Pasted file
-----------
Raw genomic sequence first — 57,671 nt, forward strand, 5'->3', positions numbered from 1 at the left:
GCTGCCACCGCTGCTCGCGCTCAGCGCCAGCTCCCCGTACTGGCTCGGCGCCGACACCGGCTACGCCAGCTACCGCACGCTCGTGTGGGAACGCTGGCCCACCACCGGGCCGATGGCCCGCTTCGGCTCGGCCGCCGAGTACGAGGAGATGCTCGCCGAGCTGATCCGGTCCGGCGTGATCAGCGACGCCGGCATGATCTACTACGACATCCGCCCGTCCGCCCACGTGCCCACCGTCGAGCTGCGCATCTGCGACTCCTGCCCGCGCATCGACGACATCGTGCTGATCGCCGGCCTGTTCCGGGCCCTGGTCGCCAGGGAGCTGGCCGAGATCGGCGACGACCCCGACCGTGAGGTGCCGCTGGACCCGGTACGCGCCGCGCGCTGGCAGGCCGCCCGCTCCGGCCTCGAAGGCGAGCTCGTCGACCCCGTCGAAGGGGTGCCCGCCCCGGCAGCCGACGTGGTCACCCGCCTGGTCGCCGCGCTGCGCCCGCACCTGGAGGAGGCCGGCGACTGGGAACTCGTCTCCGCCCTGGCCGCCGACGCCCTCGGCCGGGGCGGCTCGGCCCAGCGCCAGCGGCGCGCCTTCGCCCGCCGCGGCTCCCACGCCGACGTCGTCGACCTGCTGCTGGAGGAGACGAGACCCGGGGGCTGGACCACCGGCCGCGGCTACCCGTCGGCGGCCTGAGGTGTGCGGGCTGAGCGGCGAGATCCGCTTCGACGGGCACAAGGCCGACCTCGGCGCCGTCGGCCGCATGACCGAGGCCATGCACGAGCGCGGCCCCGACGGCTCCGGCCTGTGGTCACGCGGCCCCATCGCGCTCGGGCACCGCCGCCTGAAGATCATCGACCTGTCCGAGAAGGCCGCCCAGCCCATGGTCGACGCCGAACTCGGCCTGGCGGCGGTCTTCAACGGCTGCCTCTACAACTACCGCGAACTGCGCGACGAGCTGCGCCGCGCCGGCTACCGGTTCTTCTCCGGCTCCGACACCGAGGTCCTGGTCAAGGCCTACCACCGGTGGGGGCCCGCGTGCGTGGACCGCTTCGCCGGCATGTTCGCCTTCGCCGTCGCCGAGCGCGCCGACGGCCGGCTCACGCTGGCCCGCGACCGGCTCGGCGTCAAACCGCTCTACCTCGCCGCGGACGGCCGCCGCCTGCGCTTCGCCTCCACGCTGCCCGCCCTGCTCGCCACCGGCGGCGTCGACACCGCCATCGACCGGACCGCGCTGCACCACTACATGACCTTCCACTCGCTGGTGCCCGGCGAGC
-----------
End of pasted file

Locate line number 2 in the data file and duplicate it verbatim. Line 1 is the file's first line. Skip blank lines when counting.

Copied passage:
GCTGCCACCGCTGCTCGCGCTCAGCGCCAGCTCCCCGTACTGGCTCGGCGCCGACACCGGCTACGCCAGCTACCGCACGCTCGTGTGGGAACGCTGGCCCACCACCGGGCCGATGGCCCGCTTCGGCTCGGCCGCCGAGTACGAGGAGATGCTCGCCGAGCTGATCCGGTCCGGCGTGATCAGCGACGCCGGCATGATCTACTACGACATCCGCCCGTCCGCCCACGTGCCCACCGTCGAGCTGCGCATCTGCGACTCCTGCCCGCGCATCGACGACATCGTGCTGATCGCCGGCCTGTTCCGGGCCCTGGTCGCCAGGGAGCTGGCCGAGATCGGCGACGACCCCGACCGTGAGGTGCCGCTGGACCCGGTACGCGCCGCGCGCTGGCAGGCCGCCCGCTCCGGCCTCGAAGGCGAGCTCGTCGACCCCGTCGAAGGGGTGCCCGCCCCGGCAGCCGACGTGGTCACCCGCCTGGTCGCCGCGCTGCGCCCGCACCTGGAGGAGGCCGGCGACTGGGAACTCGTCTCCGCCCTGGCCGCCGACGCCCTCGGCCGGGGCGGCTCGGCCCAGCGCCAGCGGCGCGCCTTCGCCCGCCGCGGCTCCCACGCCGACGTCGTCGACCTGCTGCTGGAGGAGACGAGACCCGGGGGCTGGACCACCGGCCGCGGCTACCCGTCGGCGGCCTGAGGTGTGCGGGCTGAGCGGCGAGATCCGCTTCGACGGGCACAAGGCCGACCTCGGCGCCGTCGGCCGCATGACCGAGGCCATGCACGAGCGCGGCCCCGACGGCTCCGGCCTGTGGTCACGCGGCCCCATCGCGCTCGGGCACCGCCGCCTGAAGATCATCGACCTGTCCGAGAAGGCCGCCCAGCCCATGGTCGACGCCGAACTCGGCCTGGCGGCGGTCTTCAACGGCTGCCTCTACAACTACCGCGAACTGCGCGACGAGCTGCGCCGCGCCGGCTACCGGTTCTTCTCCGGCTCCGACACCGAGGTCCTGGTCAAGGCCTACCACCGGTGGGGGCCCGCGTGCGTGGACCGCTTCGCCGGCATGTTCGCCTTCGCCGTCGCCGAGCGCGCCGACGGCCGGCTCACGCTGGCCCGCGACCGGCTCGGCGTCAAACCGCTCTACCTCGCCGCGGACGGCCGCCGCCTGCGCTTCGCCTCCACGCTGCCCGCCCTGCTCGCCACCGGCGGCGTCGACACCGCCATCGACCGGACCGCGCTGCACCACTACATGACCTTCCACTCGCTGGTGCCCGGCGAGC